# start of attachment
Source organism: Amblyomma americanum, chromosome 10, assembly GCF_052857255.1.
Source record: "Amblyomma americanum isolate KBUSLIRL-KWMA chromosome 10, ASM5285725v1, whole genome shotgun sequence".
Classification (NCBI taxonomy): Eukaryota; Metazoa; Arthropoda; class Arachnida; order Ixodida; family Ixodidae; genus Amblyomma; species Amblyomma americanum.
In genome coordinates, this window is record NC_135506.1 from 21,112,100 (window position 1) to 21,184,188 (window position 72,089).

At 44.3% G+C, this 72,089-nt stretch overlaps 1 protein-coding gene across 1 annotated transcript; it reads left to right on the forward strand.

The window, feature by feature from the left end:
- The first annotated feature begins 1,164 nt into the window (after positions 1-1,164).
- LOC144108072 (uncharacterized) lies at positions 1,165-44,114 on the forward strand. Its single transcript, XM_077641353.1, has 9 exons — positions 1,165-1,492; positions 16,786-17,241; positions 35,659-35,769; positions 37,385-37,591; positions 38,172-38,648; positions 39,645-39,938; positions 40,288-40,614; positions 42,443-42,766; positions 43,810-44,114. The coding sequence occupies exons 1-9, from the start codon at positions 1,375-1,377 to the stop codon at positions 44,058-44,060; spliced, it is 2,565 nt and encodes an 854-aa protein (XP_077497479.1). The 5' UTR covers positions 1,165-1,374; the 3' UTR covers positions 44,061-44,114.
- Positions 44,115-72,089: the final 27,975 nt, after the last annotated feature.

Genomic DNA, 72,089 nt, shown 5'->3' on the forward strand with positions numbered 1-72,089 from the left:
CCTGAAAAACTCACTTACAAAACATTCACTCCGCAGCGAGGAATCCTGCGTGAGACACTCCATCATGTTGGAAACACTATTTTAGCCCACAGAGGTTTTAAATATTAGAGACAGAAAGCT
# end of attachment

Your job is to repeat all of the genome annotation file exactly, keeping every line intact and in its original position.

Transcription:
Source organism: Amblyomma americanum, chromosome 10, assembly GCF_052857255.1.
Source record: "Amblyomma americanum isolate KBUSLIRL-KWMA chromosome 10, ASM5285725v1, whole genome shotgun sequence".
Classification (NCBI taxonomy): Eukaryota; Metazoa; Arthropoda; class Arachnida; order Ixodida; family Ixodidae; genus Amblyomma; species Amblyomma americanum.
In genome coordinates, this window is record NC_135506.1 from 21,112,100 (window position 1) to 21,184,188 (window position 72,089).

At 44.3% G+C, this 72,089-nt stretch overlaps 1 protein-coding gene across 1 annotated transcript; it reads left to right on the forward strand.

The window, feature by feature from the left end:
- The first annotated feature begins 1,164 nt into the window (after positions 1-1,164).
- LOC144108072 (uncharacterized) lies at positions 1,165-44,114 on the forward strand. Its single transcript, XM_077641353.1, has 9 exons — positions 1,165-1,492; positions 16,786-17,241; positions 35,659-35,769; positions 37,385-37,591; positions 38,172-38,648; positions 39,645-39,938; positions 40,288-40,614; positions 42,443-42,766; positions 43,810-44,114. The coding sequence occupies exons 1-9, from the start codon at positions 1,375-1,377 to the stop codon at positions 44,058-44,060; spliced, it is 2,565 nt and encodes an 854-aa protein (XP_077497479.1). The 5' UTR covers positions 1,165-1,374; the 3' UTR covers positions 44,061-44,114.
- Positions 44,115-72,089: the final 27,975 nt, after the last annotated feature.

Genomic DNA, 72,089 nt, shown 5'->3' on the forward strand with positions numbered 1-72,089 from the left:
CCTGAAAAACTCACTTACAAAACATTCACTCCGCAGCGAGGAATCCTGCGTGAGACACTCCATCATGTTGGAAACACTATTTTAGCCCACAGAGGTTTTAAATATTAGAGACAGAAAGCT